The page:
Employment Background Checks Without Employee's Permission

It is not uncommon for employers to request a background check on a person before extending an offer of employment. During the process, however, complications can arise.

Background Checks

Background checks require potential employers to pay a small fee in order to find if there are any criminal records related to job applicants. The checks are normally performed by third parties or third party software. They may include any findings related to arrests, court records, convictions and any other public information. States may have different laws related to how far back a background check may go. Databases may only go back so far, so the results may not find every possible offense.

Applicant Permission

It is typically required in most states for the applicant to give consent to a background check before an employer can run one. The employer is typically banned from running this check without such permission. The applicant typically signs a background check authorization form.

Consequences for Refusal

Applicants should be aware that refusing to consent to a criminal record check can often result in being denied the job. At least by agreeing to the check and disclosing any offenses the applicant may have a chance to explain any prior bad acts. An employer may simply assume the worst if a person refuses to consent to a background check. However, there may be complications that the employer may face if the employee refuses to allow a background check.


If an applicant refuses to provide this consent, complications can arise. The employer is not permitted to run the check without a signed authorization form in many states. This leaves the employer in the difficult position of determining how to treat the situation. He or she may decide that it is too risky to hire the applicant because he or she must be hiding something by not agreeing to the release. Alternatively, he or she may decide to just go ahead and hire the applicant. Both options pose certain risks. Not having background information can mean that someone is hired who may serve as a liability to the company. Not hiring someone may expose an employer to potential liability, also.

The Equal Employment Opportunity Commission has long held that employers cannot refuse to hire someone simply because he or she had a criminal record. Employers who refuse to hire anyone who has a criminal record can and have been found to violate federal law due to disparate impact. This concept means that if an employer has an employment policy that disproportionately affects a protected class of individuals that it may be held liable for the violation of law even if such impact was never intended.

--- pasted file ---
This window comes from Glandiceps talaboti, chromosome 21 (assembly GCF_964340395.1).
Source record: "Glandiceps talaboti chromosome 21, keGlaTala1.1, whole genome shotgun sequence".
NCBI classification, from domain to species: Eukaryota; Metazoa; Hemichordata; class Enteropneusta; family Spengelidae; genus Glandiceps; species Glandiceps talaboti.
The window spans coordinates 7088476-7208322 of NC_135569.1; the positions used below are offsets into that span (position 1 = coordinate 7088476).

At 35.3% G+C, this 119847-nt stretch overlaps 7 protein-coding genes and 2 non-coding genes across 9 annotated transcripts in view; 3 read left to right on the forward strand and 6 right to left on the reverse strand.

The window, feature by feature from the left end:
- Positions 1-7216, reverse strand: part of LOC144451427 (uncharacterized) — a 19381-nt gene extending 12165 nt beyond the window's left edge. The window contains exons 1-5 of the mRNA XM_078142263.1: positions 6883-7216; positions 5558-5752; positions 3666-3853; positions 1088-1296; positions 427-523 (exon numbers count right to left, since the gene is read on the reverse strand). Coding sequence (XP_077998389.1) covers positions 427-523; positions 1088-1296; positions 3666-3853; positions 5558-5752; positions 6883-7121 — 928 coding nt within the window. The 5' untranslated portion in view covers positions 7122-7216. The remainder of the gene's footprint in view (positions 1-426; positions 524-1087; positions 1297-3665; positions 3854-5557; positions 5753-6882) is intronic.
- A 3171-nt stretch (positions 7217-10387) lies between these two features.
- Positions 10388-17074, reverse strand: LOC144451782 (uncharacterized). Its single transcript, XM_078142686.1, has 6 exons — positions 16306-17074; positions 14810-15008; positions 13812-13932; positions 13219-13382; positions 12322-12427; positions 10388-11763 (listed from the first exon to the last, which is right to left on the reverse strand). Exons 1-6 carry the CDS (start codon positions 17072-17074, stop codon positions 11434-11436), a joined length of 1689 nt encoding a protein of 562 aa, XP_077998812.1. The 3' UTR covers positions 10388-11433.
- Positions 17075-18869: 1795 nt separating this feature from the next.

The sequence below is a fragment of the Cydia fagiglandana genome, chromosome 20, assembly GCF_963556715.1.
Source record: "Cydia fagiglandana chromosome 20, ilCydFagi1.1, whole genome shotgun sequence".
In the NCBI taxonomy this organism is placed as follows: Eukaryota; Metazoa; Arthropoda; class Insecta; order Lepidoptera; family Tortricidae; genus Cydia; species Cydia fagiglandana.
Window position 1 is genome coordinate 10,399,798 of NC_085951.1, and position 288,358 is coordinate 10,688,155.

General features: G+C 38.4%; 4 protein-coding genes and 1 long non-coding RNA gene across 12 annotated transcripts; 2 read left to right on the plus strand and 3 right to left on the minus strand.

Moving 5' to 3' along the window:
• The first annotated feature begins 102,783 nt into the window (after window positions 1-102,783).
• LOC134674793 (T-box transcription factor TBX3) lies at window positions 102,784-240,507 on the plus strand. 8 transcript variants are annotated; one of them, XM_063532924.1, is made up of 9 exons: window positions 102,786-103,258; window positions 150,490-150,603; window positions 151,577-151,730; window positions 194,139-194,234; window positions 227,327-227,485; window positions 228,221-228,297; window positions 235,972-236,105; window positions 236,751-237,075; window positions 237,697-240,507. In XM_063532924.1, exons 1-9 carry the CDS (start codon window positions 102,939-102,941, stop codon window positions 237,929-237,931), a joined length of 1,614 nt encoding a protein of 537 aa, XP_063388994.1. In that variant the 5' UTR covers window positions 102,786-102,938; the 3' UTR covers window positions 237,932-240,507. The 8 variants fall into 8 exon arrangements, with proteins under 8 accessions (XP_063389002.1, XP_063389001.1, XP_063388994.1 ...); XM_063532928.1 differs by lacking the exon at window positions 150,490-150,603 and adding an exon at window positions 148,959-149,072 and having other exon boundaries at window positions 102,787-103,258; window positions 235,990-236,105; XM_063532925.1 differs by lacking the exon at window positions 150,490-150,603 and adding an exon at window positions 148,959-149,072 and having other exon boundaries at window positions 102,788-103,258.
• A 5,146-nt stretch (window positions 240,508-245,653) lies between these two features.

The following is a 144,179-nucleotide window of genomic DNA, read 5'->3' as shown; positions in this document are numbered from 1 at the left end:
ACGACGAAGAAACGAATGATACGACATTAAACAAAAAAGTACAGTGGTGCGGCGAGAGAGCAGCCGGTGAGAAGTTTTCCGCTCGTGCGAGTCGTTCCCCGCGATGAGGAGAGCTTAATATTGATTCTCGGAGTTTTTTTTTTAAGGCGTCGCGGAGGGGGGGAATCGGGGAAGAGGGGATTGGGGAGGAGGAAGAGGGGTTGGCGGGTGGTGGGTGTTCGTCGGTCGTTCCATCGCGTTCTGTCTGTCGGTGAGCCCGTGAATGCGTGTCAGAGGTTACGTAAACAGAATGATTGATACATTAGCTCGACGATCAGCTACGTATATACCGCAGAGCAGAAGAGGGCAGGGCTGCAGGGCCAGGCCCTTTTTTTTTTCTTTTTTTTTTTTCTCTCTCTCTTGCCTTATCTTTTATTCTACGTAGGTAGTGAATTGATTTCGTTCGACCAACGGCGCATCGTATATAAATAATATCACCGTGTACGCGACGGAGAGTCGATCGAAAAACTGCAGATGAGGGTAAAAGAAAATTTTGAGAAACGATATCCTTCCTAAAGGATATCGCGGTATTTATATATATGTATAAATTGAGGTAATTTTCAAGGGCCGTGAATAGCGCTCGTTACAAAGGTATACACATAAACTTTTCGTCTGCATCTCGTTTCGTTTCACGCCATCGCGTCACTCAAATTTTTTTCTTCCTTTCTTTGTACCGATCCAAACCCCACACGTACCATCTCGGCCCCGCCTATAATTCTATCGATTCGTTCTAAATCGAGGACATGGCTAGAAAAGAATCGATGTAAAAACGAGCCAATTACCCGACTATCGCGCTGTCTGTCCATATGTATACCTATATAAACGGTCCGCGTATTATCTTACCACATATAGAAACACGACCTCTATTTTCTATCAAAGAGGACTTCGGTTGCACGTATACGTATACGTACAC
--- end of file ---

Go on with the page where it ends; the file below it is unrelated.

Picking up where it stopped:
Personnel Decisions

In particular, when employers use background information to make a personnel decision including hiring an applicant, they must be careful to follow all applicable federal and state laws. This includes adhering to standards promulgated by the Fair Credit Reporting Act. This Act requires the employer to notify the applicant that the background check may be used to help make a decision about employment. This notice must usually be provided in writing on a separate document than the other application materials. The background authorization form must be signed by the applicant. Before an employer takes adverse action, he or she must provide the applicant with a notice that includes a copy of the report that was relied upon to make the decision, a copy of a summary of the consumer’s rights, the knowledge that the applicant was rejected due to information on the report and the applicant’s right to review the information and report any discrepancies within 60 days of receiving notice.

Additionally, employers must follow anti-discrimination laws. An employer cannot require only applicants of a certain race to take background checks but not require other individuals to do the same. Additionally, there should not be an employment in policy that excludes applicants with certain criminal records if this policy would have a disparate impact on individuals of certain protected classes. This is the case so long as the policy is not job related and consistent with business necessity.

Legal Assistance

Individuals who believe that they have been discriminated against due to a criminal record or would like more information about their rights and duties under ban the box laws may wish to contact an employment lawyer for more information. Additionally, a lawyer may be able to explain how refusing to sign an authorization of this nature may affect a person.

Provided by HG.org

Disclaimer: Every effort has been made to ensure the accuracy of this publication at the time it was written. It is not intended to provide legal advice or suggest a guaranteed outcome as individual situations will differ and the law may have changed since publication. Readers considering legal action should consult with an experienced lawyer to understand current laws and.how they may affect a case.

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